At about 35 minutes, vaso-constriction stops, and vaso-dilation begins. All the ‘suspended animation’ is made up for, and counter-acted, reversing all the good you have acheived in the first 20 minutes with the ice pack.
• Regarding preventing infection:
There are a number of very powerful anti-bacterial ointments developed specifically for burns. If you are in doubt, see an MD for a Rx.
If you can’t get to a doc, or get a Rx, the next best thing is over the counter. Your first though might be to get a triple antibiotic ointment like Neosporin, but don’t. Recent studies have shown continuous use of Neosporin, or triple antibiotic ointment for longer than three days is actually counter-productive to healing.
If you need to use an over the counter for longer than three days, use Bacitracin, or an equivalent generic, instead. I can’t recall, for certain, the third ingredient added to Bacitracin to make it Neosporin, but I think it is neomycin; essentially Neosporin is Bacitracin with an additional ingredient. (I can remember when Bacitracin was ALL there was.)
• Be inventive with the use of ice.
I was in Florida for my Spring Training when my Scandanavian wife brought my kids down for a week. My wife proceeded to underestimate the Florida sun, and got a severe, reverse bikini sunburn. She was miserable, and by midnight, I was about to take her to the ER, as her body temp was climbing. Instead, I ran across the road to the stadium, where my training room was, (Spring Training was held in the same location I worked during the season.), and grabbed some plastic bags which had been sent to us incorrectly. They were supposed to be large bags for icing shoulders, but they were large enough to use as a body bag.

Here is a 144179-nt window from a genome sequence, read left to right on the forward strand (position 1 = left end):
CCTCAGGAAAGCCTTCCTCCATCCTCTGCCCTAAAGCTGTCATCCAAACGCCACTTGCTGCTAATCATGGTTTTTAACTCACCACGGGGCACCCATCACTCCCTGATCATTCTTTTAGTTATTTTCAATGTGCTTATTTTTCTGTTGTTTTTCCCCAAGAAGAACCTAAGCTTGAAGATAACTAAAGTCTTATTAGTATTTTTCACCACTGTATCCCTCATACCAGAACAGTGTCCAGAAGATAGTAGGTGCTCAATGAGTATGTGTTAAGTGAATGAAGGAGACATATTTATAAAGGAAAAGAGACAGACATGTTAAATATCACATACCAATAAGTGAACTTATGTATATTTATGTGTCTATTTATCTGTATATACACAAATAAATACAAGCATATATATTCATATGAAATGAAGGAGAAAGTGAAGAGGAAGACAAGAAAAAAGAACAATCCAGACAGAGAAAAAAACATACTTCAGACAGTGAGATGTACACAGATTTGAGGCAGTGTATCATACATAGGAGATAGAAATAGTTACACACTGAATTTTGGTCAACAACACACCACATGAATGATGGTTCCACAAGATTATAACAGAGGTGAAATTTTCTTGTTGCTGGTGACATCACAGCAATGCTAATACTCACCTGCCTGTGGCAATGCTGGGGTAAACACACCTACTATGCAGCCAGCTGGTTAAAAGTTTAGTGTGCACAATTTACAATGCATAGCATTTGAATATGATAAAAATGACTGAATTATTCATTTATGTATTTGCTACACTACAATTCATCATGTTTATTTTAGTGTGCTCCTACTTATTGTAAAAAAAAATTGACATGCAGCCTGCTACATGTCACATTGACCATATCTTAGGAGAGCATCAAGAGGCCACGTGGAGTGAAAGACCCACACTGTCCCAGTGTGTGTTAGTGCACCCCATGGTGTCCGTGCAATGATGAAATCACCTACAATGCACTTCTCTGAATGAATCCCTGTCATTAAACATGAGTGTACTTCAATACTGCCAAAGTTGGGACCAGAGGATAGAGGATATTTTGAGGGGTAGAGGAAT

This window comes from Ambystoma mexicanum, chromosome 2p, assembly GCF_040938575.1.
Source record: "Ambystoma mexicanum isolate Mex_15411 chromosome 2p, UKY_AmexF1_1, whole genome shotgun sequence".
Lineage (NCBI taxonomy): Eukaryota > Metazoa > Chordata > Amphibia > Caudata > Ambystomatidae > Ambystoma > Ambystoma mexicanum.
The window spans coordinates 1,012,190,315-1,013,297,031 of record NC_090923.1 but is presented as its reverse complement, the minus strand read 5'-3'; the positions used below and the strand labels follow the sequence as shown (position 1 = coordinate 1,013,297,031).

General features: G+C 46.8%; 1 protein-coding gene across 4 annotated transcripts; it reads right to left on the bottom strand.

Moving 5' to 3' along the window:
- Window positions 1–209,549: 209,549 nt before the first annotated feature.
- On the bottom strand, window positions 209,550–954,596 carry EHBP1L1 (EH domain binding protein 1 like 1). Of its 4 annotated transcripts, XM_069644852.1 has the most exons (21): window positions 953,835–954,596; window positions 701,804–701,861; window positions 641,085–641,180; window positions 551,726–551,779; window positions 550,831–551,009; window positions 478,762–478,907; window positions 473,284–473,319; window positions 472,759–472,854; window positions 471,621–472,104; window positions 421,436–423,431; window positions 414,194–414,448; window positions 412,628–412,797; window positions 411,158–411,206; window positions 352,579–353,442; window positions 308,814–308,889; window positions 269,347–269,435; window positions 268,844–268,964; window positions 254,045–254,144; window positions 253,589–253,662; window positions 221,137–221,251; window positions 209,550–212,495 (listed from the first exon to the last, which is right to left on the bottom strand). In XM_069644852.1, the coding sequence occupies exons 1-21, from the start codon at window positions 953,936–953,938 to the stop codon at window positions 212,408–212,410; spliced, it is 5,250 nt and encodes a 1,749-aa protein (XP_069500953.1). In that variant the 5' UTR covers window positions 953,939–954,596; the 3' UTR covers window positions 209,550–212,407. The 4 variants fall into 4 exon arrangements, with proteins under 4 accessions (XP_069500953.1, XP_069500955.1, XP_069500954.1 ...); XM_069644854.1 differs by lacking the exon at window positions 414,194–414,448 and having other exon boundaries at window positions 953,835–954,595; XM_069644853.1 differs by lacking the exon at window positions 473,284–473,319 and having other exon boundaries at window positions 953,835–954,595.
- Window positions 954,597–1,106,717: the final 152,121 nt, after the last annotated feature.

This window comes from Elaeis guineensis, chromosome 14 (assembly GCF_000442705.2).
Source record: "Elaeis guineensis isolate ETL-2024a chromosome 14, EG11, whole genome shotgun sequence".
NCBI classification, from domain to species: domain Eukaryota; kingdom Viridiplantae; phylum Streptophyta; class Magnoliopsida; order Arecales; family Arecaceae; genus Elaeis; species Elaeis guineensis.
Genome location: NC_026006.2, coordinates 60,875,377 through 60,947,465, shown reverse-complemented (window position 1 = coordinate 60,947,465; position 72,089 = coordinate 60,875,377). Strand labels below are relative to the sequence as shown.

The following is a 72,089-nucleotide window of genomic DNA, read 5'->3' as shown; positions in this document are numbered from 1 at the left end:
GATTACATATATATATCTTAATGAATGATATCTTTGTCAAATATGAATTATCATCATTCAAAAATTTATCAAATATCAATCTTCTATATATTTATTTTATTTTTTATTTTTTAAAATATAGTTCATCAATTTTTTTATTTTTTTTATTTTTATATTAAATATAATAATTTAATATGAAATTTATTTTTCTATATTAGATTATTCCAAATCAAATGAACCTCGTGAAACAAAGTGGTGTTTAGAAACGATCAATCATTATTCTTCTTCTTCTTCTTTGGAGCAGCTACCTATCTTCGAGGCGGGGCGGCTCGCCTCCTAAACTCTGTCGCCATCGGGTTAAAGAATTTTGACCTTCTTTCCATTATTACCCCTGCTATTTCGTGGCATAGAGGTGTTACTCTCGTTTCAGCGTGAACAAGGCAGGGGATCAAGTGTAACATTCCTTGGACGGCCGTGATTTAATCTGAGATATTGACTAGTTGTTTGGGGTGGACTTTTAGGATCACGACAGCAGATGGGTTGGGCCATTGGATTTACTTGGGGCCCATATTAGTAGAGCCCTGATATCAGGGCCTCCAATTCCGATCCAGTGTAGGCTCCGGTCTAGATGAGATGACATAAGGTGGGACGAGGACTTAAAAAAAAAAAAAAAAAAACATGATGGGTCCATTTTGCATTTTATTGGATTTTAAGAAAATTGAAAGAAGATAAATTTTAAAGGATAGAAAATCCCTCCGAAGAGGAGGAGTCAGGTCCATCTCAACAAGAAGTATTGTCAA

I filled up two buckets of ice, grabbed some bags, and headed back to my house. I filled up one bag until it was about 2″ thick, layed on the bed, had my suffering, boiled lobster-looking young wife lay down on it, then filled another one with the same amount of ice, and covered her with it.
We spent the night alternating between 25-30 minutes of ice relief/agony, and 30-35 minutes of getting her teeth to stop chattering, OR until the sunburn began to heat up again, and became worse than the thought of the ice.
Finally, about dawn, I was able to take the ice off, and not have the heat of the burn return. She never had a moment of pain from THAT sunburn, again. It just went away.
That was my first big discovery, and experience, about the versatility of ice. Sure, I had seen it do amazing things with physical injuires, but that began my exploration of ALL the things ice can help. (Try it the next time you get a bee sting and, as I mentioned above, try it on poison ivy or sumac.)
Remember, no matter the source or cause of a burn, once the heat is gone, bathe any broken skin burn in a generous coat of burn or antibacterial ointment, and change daily.
If the ‘heat’ is not gone, don’t bandage; go back to the ice or cold compress until you neutralize the ‘heat’.